News - Toyota
Toyota reshoots for 200,000
No fewer than 19 new or upgraded models promised in 2012 as Toyota returns to form
29 Mar 2012
TOYOTA Australia will release an unprecedented 19 new or upgraded models in its drive to return to sales form and sell in excess of 200,000 vehicles this year.
Two weeks ago at the redesigned Camry Hybrid launch the company said it would improve on last year’s sales of 181,624 vehicles, which was 15.4 per cent down due to stock shortages following the 2011 Japanese tsunami and Thai floods, but declined to forecast a sales target because production was still returning to normal.
At this week’s Prius C launch, however, Toyota Australia divisional manager Peter McGregor declared that the cessation of supply interruptions would see the Japanese giant sell more than 200,000 vehicles for the first time since 2010, when it did so for the seventh consecutive year.
Mr McGregor said Toyota Australia had recovered from the natural disasters more quickly than expected, echoing the performance of its parent company, which sold just over seven million vehicles in 2011 - six per cent fewer than the previous year – but expects to lift global sales by 21 per cent this year to more than 8.5 million.
From top: Toyota Camry Hybrid, Prius C and 86.
“Just as Toyota’s global recovery is occurring faster than we expected, that same confidence exists for our potential in Australia,” he said.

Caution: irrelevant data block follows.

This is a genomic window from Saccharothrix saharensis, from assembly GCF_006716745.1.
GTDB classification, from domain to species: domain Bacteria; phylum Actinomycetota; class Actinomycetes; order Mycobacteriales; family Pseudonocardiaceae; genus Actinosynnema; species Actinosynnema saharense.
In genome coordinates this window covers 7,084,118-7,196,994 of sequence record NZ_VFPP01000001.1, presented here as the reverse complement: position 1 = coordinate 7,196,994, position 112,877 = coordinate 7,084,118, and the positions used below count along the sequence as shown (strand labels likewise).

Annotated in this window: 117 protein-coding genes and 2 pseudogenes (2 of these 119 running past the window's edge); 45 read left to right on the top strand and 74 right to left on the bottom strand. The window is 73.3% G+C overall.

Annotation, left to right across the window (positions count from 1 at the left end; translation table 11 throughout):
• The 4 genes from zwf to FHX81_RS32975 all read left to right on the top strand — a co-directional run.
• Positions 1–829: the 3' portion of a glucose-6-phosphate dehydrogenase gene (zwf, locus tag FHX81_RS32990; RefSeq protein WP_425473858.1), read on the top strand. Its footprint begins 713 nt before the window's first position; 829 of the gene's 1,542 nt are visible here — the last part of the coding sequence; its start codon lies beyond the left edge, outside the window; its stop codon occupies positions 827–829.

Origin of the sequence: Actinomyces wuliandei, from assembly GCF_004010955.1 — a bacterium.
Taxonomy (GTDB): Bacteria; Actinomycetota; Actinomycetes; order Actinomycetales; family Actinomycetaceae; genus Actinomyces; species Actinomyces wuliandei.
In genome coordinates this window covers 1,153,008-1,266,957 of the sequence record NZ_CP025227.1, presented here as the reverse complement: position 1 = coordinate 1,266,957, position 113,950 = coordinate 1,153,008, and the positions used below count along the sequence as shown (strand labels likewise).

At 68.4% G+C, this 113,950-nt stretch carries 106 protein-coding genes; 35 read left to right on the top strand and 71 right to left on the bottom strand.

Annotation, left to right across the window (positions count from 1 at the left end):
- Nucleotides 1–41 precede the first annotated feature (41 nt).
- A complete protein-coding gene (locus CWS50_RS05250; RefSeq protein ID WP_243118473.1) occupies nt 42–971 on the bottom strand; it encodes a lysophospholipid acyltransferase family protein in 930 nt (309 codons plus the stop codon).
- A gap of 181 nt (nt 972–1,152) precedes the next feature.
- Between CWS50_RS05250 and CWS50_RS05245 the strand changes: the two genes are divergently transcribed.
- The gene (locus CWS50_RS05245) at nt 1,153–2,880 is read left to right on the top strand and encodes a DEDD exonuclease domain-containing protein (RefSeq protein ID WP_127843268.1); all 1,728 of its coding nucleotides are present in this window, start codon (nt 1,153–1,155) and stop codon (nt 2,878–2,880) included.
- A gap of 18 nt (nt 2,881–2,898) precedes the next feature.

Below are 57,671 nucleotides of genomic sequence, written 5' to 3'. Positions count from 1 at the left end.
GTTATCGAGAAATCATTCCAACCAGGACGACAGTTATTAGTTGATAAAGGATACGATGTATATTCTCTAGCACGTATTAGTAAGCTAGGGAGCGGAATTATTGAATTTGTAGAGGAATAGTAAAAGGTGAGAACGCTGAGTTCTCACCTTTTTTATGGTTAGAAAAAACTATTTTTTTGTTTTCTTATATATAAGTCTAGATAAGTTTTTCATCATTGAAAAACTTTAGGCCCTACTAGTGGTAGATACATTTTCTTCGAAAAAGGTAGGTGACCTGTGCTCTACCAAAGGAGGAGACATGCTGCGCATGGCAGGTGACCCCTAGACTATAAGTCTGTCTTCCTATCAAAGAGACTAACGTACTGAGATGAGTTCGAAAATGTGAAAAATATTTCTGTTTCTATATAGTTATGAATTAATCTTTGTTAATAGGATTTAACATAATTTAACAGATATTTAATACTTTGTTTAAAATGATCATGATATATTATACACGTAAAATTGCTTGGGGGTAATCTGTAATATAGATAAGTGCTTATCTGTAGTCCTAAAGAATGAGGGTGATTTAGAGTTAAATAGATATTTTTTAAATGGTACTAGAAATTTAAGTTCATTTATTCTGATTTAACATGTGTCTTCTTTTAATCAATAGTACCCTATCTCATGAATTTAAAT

“We are planning to return sales to more than 200,000 this year – a level no other company has ever achieved.
“We have the product and the plans to support these goals. This year, we have 19 new or redesigned Toyota models for Australia – everything from all-new cars such as Prius C to technical upgrades and the addition of the latest audio systems.
“On average, that means we are bringing something new to the market every 19 days. That is unprecedented for Toyota in Australia.”
Fresh from launching the new Camry Hybrid, facelifted Prius and all-new Prius C this month, Toyota Australia will release its redesigned Aurion large sedan in April, the all-new Prius V people-mover in May and the all-new 86 Coupe in June.
Mr McGregor said some HiLux customers had chosen to wait months for flood-interrupted supplies of Australia’s top-selling utility, rather than purchase one of a number of its newer competitors, including Volkswagen’s Amarok and Ford’s homegrown Ranger and its mechanical twin, the Mazda BT-50.
“Since the Thai floods, we have had limited stock, affecting our sales and overall market share,” he said. “Now we are back to full supply, which is good news for our loyal customers.
“Many of them have chosen to wait for months for a HiLux rather than buy a competitor vehicle – and we really appreciate their support. That level of customer loyalty is particularly humbling and makes us determined to do even better.”
To the end of February, Toyota sales were down 1.7 per cent year to date in a market up 5.2 per cent.
Earlier this month Toyota said the slow start to the year would make it unlikely it could return to 2010 levels, when Toyota sold 214,718 vehicles, because the 20,000 or so units of lost sales was too much to recover.
It also predicted Australia’s new-vehicle market would edge up to about 1,050,000 sales this year, about four per cent higher than 2011 and slightly more than 2010’s tally of 1,035,574 vehicles.
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